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Calling all Introverts! Why You’re Wired to Collaborate

July 22, 2013
at 7:27 am PST

Extroverts get too much credit. There, I’ve said it. I’m not exactly sure what I mean by “credit”, but extroverts tend to stand out through their natural behavior. Extroverted leaders glide into rooms and engage instantly in the most important conversations. What makes collaboration so challenging for many organizations is the nature of the work:  teams come together, solve a problem and move on to a new challenge. Extroverts by nature fit easily into these stimulating situations where human-to-human interaction and engagement are the keys to success.

At this point you might be thinking, especially if you’re an introvert like me, “Is he about to give me the ‘buck up’ speech about ‘stepping up to the plate’ and ‘putting my voice on the table’”? My real message is simple: Both introverts and extroverts can help collaborative teams move faster and be more innovative – as long as you play to your strengths.

My colleague Carl Wiese and I decided to devote an entire chapter of our book The Collaboration Imperative to the importance of personal communication styles and how to accelerate authentic conversations by collaborating in your natural style. We even created a tool to help you improve your interpersonal communication profile. Click here to take a quick online assessment to discover your authentic communication style, and click the green “Take GAC Survey” button. This confidential assessment is a bit like the Myers-Briggs test and provides you with a customized profile of your unique communication style; it reveals how you naturally process information, and how you prefer to deliver that information to others. Most importantly, the assessment provides a simple vocabulary to communicate your style to others. Are you conceptual or analytical? An introvert or an extrovert?

But today’s blog is devoted to introverts.  I love my extrovert friends – but you get too much attention.  J

In observing and working with collaboration teams, and as a practicing introvert, I would suggest these three strategies to excel as a collaborative teammate – what I call the three “Cs”:

1)     Codify your point of view. Ok, this applies to extroverts too. But it is particularly important for introverts where it isn’t a natural first instinct to contribute in a conversation involving strangers. But a point of view is powerful. It gives you a consistent perspective — a grounded belief to put your ideas out there faster and shape conversations. This point of view is always there to help you, like a trusted friend, in new conversations with new people.  I’ve found that when I participate on teams, they often try to bite off more than they can chew, especially at the beginning. I always say “sacrifice is the essence of great positioning” as my point of view toward getting the team focused. If all I do is help a team get focused, then I’ve done a lot.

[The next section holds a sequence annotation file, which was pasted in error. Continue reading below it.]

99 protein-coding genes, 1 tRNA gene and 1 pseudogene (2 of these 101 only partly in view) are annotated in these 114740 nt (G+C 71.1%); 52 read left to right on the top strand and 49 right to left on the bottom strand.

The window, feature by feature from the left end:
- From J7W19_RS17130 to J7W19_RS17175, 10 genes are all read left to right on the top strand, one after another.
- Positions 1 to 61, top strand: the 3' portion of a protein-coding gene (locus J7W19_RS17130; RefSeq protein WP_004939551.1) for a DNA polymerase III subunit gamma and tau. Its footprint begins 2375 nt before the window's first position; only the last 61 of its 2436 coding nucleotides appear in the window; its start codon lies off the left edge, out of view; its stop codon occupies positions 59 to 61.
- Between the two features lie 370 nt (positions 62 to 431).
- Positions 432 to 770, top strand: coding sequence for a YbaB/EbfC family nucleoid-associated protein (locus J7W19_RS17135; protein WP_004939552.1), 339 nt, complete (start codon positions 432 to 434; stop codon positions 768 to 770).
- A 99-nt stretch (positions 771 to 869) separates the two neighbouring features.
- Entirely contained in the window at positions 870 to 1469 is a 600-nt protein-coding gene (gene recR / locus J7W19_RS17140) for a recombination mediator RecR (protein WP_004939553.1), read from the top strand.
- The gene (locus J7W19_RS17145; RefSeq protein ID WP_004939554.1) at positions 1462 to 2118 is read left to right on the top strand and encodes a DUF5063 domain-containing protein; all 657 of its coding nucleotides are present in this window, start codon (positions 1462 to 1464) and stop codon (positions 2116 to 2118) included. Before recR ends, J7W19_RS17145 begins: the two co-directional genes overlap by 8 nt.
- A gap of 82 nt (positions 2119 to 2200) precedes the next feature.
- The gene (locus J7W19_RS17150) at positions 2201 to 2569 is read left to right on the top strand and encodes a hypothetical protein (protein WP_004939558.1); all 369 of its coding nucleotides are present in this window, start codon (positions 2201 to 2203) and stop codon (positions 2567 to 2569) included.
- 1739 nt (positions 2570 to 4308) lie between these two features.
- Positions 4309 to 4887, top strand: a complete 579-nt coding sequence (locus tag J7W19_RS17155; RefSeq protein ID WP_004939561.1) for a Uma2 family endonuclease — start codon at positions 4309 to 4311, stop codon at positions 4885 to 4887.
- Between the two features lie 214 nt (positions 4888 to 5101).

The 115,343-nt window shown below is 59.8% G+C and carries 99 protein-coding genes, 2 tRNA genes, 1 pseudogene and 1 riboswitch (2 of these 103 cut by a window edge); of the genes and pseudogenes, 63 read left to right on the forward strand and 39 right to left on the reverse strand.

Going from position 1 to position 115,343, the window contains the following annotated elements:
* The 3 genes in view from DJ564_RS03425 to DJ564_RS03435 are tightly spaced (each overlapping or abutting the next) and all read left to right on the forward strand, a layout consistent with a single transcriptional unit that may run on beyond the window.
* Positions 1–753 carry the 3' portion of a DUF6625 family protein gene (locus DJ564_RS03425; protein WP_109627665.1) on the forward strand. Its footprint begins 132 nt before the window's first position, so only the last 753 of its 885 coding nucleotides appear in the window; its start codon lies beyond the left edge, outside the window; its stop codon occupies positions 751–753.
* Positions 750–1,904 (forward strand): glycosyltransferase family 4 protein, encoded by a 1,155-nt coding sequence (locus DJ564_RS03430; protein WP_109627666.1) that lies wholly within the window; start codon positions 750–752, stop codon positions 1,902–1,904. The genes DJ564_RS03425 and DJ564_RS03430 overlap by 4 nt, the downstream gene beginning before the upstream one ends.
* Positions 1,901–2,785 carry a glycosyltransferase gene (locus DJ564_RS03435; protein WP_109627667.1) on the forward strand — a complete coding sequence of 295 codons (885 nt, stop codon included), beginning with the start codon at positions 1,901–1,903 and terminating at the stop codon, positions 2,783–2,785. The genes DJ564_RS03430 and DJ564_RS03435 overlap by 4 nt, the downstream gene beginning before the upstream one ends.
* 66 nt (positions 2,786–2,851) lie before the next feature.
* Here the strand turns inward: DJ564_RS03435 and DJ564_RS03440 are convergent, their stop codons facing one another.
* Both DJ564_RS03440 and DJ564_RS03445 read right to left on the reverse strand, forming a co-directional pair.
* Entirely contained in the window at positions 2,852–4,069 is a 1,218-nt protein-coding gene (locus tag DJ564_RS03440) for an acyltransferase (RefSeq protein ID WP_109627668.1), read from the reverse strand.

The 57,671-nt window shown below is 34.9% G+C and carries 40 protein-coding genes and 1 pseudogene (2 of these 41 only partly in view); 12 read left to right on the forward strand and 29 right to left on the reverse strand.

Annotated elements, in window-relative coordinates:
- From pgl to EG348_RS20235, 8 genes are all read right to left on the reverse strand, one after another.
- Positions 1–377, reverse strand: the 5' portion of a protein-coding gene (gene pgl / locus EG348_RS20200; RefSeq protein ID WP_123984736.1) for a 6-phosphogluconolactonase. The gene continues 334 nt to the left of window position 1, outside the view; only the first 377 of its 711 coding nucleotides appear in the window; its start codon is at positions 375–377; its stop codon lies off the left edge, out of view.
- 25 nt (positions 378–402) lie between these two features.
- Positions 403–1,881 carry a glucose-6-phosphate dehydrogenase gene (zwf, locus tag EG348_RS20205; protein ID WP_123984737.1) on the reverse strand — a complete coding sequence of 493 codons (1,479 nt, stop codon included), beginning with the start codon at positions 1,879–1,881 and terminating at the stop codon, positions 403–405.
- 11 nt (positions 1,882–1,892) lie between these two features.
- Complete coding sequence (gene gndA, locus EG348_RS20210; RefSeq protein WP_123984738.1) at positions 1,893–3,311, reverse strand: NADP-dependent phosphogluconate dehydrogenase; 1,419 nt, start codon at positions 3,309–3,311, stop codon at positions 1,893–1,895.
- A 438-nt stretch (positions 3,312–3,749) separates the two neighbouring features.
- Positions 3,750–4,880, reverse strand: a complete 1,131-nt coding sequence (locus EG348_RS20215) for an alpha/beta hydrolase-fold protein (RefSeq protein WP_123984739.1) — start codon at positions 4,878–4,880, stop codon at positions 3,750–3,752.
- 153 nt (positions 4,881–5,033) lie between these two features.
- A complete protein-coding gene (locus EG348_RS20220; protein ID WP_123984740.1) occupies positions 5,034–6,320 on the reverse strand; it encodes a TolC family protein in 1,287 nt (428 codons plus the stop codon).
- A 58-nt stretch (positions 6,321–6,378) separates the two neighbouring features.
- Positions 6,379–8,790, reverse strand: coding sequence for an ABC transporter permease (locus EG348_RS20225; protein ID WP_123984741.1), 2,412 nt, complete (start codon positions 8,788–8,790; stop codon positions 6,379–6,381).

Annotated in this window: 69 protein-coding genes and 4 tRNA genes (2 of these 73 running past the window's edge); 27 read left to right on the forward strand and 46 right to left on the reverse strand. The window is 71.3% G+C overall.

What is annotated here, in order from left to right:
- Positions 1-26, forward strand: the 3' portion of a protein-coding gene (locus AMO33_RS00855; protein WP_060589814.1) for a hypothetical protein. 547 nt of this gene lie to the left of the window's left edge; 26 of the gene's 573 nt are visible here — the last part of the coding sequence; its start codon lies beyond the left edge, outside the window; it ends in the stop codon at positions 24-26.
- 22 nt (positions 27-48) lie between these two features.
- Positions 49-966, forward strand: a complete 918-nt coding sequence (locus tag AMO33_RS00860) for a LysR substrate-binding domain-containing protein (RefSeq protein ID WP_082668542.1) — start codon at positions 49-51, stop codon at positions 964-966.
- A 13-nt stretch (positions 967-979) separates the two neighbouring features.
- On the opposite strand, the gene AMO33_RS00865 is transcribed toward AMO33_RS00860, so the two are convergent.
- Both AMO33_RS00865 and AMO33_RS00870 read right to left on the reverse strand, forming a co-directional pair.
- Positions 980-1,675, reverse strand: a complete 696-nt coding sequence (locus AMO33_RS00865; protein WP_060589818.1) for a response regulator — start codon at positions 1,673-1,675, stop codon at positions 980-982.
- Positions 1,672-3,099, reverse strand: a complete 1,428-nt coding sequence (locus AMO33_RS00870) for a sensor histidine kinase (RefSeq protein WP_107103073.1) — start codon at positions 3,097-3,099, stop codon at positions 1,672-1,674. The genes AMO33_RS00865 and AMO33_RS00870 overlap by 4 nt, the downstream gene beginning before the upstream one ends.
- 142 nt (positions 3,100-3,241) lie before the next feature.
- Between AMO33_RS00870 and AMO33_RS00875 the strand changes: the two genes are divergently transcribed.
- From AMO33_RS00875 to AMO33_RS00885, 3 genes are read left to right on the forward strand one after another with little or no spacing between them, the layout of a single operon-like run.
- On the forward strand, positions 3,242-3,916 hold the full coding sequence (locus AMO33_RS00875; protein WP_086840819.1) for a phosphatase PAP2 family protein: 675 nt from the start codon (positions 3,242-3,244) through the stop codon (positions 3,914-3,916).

2)     Choose your “meeting moments”. Collaborative teams work best when meetings follow a consistent meeting structure and approach so that teams can focus on the problem and not the agenda and goals of the meeting.  Introverts by nature are thoughtful about what they communicate and when they communicate. Plan ahead by looking to future agendas. Have more than your point of view prepared; have your interpretation of the problem prepared in your specific area of expertise – and be ready to ‘lean in’ to the conversation. If the extroverts aren’t letting you elbow your way into the conversation (haha), exercise the power of introverts:  Ask the question that stops the conversation in its tracks. For more on making the most of meetings, read Meeting H*ll: Stop Wasting Time.